WHY WE NEED PROTEIN
Protein is essential for a variety of bodily functions, including building and repairing muscles, curbing hunger and stabilizing blood sugar, and growing healthy hair and nails. So if you're not getting enough protein, it can impact everything from your weight to your mood. Look out for these red flags:
1. You're working out but that belly fat won't budge.
When you weight train with Natalie, muscle fibers break down. To help you repair muscles and make them stronger than before, post-workout protein is paramount. If you don’t refuel with protein after weight training, you’ve only broken the muscle down, which results in muscle loss. Be sure to eat a protein-rich snack within 4 hours of your session.
2. You're constantly craving sugar and carbs.
When you eat a meal that lacks enough protein, you're more likely to feel unsatisfied and reach for sugary, fatty foods. Protein stabilizes blood sugar, stops cravings, and keeps us full longer. Be sure to consume enough protein at every meal to keep your sweet tooth in check. If you’re out for a splurge, “chasing” a special high-carb treat with chicken, eggs, or tuna can keep your blood sugar from spiking as high and helps your insulin recover more efficiently to alleviate crash symptoms.
3. Your skin is dry and flaky.
If you used to have plump, glowing skin that's now dull and flaky, it might be a sign. Protein makes up collagen, the building blocks of our hair, nails, and skin. If you’re not getting enough, you might develop brittle, dry hair or dry, flaky skin. You don’t have to shell out big bucks for the fancy collagen powder; increasing your protein intake throughout the day would be enough to bring back your youthful glow.
4. You feel tired all the time.
If you’re skimping on protein, you may feel brain fog. Protein stabilizes your blood sugar while carbs shoot up and then crash, leading to a mental lull. An iron deficiency, also known as anemia, can also cause extreme fatigue. Some foods high in iron happen to also be high in protein, such as beans, quinoa, beef, and chicken liver.
5. You're losing weight, but your clothes are still tight.
It's possible to weigh less but look like you haven't lost a single pound if you're losing muscle instead of fat. Also, we tend to lose muscle mass with age. Preserve hard-earned muscle by piling on the protein and nixing empty calories from sugary and highly processed foods.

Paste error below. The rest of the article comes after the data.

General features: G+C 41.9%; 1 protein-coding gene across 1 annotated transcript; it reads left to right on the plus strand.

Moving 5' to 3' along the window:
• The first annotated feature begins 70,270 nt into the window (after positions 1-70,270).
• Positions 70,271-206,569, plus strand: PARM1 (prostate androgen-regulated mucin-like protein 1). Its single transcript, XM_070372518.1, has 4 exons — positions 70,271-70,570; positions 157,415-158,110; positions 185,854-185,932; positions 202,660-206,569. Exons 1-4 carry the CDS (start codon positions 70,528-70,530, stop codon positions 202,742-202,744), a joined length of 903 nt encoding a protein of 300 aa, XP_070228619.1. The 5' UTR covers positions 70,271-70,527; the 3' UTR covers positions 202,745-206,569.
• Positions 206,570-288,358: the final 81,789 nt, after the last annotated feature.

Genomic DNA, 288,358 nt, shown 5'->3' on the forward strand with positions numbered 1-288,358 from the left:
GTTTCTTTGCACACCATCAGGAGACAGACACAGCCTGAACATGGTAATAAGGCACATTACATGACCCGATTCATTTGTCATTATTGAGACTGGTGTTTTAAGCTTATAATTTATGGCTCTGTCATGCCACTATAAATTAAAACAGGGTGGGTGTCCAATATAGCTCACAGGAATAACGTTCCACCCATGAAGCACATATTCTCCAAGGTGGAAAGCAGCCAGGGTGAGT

6. You're moodier than usual.
Protein can boost your mood by providing the amino acids to make feel-good neurotransmitters serotonin and dopamine. Without these, you are likely to experience depression, mood swings, and anxiety. Next time you’re feeling down, reach for a hard-boiled egg or heart-healthy nuts before grabbing candy or cookies.
7. You're always bloated.
Even if you already avoid bloat-inducing beverages and foods, you can still experience swelling in your belly, legs, and ankles due to lack of protein. Protein is necessary for fluid balance. So without it, your body can retain the water longer than intended. Bring your body back into equilibrium by incorporating more protein into your dishes, like swapping Greek yogurt for sour cream or chocolate protein powder for cocoa powder while baking.
8. You’re taking more sick days
Protein powers the antibodies that fend off sickness, making it a major immune booster. If you keep feeling sick, you may need to add more protein. Most high-protein foods also contain zinc, which helps fight infection and heals wounds.
So how much protein should you be intaking to promote health?
Protein needs vary by age, gender and activity level. According to the Academy of Nutrition and Dietetics and American College of Sports Medicine, athletes should aim for 1.2 to 2.0 grams of protein per kilogram of body weight per day (60% to 100% of the RDA for non-athletes).